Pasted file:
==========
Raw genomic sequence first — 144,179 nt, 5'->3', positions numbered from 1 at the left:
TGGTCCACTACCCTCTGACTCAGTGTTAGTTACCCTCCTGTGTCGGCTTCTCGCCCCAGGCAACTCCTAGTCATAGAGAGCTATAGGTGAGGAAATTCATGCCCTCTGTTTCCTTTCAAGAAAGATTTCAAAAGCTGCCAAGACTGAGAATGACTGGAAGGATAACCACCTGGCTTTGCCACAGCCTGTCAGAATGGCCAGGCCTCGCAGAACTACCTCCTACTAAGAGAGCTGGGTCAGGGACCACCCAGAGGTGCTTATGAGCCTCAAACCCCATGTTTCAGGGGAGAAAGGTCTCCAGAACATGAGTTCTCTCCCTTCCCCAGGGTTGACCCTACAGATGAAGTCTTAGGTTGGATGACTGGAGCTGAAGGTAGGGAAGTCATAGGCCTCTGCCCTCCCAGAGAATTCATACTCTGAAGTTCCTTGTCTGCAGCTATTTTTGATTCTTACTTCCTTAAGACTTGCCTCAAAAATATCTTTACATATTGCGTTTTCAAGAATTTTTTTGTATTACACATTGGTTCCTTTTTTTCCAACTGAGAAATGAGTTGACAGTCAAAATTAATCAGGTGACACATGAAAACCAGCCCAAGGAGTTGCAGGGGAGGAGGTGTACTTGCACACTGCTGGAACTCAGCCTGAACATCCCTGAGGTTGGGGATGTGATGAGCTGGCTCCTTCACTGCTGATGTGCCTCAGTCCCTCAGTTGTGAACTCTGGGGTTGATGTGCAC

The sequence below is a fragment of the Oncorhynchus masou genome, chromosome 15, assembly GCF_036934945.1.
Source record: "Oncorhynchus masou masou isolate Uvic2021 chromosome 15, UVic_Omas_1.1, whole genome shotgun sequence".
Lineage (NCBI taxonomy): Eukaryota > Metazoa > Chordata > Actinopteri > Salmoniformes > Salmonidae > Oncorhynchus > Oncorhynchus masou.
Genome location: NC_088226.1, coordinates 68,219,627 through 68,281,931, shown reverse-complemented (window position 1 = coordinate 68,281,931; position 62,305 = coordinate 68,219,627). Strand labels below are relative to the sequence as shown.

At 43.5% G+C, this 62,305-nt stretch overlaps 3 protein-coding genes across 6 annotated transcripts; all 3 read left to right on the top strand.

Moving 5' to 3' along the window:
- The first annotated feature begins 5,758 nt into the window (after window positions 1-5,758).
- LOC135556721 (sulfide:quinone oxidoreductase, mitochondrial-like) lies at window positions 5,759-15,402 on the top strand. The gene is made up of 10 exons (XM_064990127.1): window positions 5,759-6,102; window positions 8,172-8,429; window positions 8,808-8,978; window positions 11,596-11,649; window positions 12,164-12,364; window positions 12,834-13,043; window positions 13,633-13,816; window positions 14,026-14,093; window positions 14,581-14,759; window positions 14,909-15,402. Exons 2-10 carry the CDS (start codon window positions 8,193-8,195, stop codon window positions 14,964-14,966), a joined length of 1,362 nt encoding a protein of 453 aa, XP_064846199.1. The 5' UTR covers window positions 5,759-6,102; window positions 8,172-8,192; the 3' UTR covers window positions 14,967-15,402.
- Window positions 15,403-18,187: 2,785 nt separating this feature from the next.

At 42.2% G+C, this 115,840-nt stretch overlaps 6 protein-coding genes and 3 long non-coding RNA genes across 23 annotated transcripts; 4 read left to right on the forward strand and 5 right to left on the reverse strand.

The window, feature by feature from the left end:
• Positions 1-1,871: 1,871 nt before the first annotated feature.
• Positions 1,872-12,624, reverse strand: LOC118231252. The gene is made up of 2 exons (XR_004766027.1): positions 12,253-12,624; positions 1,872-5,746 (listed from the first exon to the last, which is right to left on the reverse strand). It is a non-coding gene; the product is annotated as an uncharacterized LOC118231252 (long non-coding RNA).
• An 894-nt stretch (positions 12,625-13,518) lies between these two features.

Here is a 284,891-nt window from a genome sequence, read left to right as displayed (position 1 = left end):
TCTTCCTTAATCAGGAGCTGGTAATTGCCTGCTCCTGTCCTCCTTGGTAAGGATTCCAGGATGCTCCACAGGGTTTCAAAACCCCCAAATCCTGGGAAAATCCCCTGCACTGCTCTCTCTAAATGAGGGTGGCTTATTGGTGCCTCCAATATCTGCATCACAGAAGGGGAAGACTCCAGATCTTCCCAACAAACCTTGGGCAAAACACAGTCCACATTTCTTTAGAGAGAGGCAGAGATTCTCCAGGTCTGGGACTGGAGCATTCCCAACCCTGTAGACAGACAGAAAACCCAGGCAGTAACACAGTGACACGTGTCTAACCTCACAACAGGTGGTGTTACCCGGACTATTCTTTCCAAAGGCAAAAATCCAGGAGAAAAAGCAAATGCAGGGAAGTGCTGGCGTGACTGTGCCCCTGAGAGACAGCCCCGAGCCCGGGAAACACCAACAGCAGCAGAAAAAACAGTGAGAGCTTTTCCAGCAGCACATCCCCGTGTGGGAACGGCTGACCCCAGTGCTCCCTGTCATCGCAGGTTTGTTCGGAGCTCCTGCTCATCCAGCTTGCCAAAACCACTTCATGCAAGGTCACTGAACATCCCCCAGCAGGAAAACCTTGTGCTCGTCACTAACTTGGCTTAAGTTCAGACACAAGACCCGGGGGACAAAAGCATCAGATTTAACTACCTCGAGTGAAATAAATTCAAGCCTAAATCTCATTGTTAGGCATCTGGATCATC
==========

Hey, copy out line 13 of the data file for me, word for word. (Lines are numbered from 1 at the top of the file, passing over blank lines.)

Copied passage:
The window, feature by feature from the left end: